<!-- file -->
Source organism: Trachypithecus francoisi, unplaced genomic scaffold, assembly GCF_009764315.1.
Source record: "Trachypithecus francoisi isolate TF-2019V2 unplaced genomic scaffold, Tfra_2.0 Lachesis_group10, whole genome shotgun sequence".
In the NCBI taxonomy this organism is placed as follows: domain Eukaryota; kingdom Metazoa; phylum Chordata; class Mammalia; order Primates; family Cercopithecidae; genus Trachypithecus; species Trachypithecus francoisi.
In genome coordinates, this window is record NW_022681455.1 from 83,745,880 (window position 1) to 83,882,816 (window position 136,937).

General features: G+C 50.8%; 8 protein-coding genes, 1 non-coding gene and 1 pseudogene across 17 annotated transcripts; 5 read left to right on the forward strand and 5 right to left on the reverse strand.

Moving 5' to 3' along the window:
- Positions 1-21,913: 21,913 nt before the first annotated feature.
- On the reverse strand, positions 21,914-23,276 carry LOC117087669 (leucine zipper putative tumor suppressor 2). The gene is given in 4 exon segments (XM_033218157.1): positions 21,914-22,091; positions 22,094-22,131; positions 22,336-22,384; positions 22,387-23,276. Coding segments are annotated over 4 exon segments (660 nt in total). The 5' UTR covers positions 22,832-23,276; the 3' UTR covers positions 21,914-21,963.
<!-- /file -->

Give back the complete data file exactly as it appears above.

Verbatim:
Source organism: Trachypithecus francoisi, unplaced genomic scaffold, assembly GCF_009764315.1.
Source record: "Trachypithecus francoisi isolate TF-2019V2 unplaced genomic scaffold, Tfra_2.0 Lachesis_group10, whole genome shotgun sequence".
In the NCBI taxonomy this organism is placed as follows: domain Eukaryota; kingdom Metazoa; phylum Chordata; class Mammalia; order Primates; family Cercopithecidae; genus Trachypithecus; species Trachypithecus francoisi.
In genome coordinates, this window is record NW_022681455.1 from 83,745,880 (window position 1) to 83,882,816 (window position 136,937).

General features: G+C 50.8%; 8 protein-coding genes, 1 non-coding gene and 1 pseudogene across 17 annotated transcripts; 5 read left to right on the forward strand and 5 right to left on the reverse strand.

Moving 5' to 3' along the window:
- Positions 1-21,913: 21,913 nt before the first annotated feature.
- On the reverse strand, positions 21,914-23,276 carry LOC117087669 (leucine zipper putative tumor suppressor 2). The gene is given in 4 exon segments (XM_033218157.1): positions 21,914-22,091; positions 22,094-22,131; positions 22,336-22,384; positions 22,387-23,276. Coding segments are annotated over 4 exon segments (660 nt in total). The 5' UTR covers positions 22,832-23,276; the 3' UTR covers positions 21,914-21,963.